Before the nineteenth century, many bird of prey species were a common sight in our towns and cities, with red kites being frequent scavengers in London.
The rise of game shooting from the mid 1800s and changes in agricultural practices saw many bird of prey populations begin to seriously decline.
After the Second World War, there was increased use of agricultural pesticides. These gradually built up in the ecosystems of birds of prey. Finally, the balance tipped and many of our once-familiar birds of prey, such as the peregrine and red kite, were slowly driven to near extinction in Britain.
In the 1950s and 60s the tide turned, with the outlawing of certain pesticides. This, along with changing attitudes to what our British countryside was for, meant that many of our birds of prey have increased dramatically over the last half century. Some conservationists state that their recovery is one of the glories of 21st century Britain.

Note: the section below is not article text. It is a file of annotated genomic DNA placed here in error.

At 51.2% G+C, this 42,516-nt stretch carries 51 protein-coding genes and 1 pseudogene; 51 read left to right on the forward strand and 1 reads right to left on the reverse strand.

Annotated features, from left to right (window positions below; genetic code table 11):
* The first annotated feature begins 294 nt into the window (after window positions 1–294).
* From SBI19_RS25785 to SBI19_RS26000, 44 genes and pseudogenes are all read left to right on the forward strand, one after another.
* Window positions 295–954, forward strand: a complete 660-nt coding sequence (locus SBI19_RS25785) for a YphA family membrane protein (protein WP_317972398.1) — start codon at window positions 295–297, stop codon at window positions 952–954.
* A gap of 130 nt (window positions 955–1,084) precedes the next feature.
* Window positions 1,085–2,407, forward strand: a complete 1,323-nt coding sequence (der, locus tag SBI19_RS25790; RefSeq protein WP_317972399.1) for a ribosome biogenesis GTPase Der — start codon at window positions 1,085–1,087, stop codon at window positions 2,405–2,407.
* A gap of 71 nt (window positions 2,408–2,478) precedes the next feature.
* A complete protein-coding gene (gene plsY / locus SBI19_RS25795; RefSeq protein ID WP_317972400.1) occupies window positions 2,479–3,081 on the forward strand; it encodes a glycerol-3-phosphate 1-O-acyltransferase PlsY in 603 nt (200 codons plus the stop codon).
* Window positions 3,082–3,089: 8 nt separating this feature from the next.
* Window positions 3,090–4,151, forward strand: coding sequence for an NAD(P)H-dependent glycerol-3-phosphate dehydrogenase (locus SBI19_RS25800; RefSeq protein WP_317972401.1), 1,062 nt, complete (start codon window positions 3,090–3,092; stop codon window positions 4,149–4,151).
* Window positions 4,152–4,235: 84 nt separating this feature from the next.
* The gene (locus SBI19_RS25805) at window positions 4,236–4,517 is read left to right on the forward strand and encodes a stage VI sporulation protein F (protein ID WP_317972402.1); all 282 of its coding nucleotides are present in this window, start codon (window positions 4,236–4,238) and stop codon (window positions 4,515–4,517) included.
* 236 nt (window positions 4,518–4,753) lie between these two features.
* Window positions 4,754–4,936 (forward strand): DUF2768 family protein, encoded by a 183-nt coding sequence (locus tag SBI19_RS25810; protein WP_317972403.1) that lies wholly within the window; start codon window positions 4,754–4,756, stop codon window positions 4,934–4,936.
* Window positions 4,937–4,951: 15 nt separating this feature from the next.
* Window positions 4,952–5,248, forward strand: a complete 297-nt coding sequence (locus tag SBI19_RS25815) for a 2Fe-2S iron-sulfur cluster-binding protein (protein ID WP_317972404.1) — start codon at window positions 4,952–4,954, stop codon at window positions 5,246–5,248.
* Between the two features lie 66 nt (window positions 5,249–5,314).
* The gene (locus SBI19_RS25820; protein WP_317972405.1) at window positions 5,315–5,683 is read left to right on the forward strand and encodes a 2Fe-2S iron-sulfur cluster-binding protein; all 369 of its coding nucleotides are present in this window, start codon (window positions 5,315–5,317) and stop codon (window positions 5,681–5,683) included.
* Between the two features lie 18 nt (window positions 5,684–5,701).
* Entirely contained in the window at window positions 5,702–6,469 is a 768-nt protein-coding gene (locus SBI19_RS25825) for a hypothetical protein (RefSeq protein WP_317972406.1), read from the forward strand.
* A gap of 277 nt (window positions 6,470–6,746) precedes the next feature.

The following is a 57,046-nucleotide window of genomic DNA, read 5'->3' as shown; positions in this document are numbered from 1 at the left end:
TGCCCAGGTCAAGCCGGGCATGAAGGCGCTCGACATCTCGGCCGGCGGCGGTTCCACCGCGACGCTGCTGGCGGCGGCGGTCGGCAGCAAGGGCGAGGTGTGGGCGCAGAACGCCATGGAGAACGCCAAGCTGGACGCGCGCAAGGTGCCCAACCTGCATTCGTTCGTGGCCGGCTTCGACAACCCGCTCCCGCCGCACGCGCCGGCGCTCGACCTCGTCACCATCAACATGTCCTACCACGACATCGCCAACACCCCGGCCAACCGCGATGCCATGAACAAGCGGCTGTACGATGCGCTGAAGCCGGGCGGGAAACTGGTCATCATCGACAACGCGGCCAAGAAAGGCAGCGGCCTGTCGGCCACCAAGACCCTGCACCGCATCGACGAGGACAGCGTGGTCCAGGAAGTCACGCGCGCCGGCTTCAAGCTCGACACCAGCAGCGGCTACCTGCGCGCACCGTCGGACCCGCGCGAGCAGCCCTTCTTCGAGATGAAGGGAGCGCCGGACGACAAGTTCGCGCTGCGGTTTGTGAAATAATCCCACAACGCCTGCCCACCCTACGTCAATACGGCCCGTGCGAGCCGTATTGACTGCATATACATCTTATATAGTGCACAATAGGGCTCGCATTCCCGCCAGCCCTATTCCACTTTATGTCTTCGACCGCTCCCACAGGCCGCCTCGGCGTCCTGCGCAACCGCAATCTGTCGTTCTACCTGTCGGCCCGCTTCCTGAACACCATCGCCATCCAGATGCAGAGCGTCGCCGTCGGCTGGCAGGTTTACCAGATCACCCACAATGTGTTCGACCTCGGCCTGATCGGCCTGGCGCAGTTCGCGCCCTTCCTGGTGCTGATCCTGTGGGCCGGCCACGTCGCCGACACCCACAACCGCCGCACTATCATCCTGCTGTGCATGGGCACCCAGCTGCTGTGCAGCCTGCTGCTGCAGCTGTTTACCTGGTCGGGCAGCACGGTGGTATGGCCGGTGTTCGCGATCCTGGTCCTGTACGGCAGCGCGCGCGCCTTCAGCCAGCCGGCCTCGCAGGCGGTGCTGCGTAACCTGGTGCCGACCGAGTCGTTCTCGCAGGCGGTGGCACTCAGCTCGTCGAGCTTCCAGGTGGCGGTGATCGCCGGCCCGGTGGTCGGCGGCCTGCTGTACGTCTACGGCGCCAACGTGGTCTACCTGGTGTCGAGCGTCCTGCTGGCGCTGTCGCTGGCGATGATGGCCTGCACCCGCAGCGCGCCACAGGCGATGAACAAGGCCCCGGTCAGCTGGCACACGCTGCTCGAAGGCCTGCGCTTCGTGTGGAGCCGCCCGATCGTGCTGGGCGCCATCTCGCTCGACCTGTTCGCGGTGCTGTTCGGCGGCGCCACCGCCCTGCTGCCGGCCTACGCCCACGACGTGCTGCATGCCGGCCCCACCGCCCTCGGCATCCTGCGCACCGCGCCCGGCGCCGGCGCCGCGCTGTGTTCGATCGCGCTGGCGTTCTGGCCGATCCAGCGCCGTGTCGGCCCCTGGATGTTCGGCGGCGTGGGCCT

All birds of prey are protected by law, and 2012 saw public opinion reversing a Government plan to allow research into buzzard control to reduce the so-called 'significant' effect of buzzards on pheasant shoots.
In this episode of Saving Species, Brett Westwood discusses what the science and the ecology of birds of prey reveals about their needs and how this fits in to the land use in which they live.
Listen to Saving Species
You can listen to this episode of Saving Species on BBC Radio 4 at 11:00am on Tuesday 23 October 2012. More information and a link to listen again can be found on the Radio 4 website.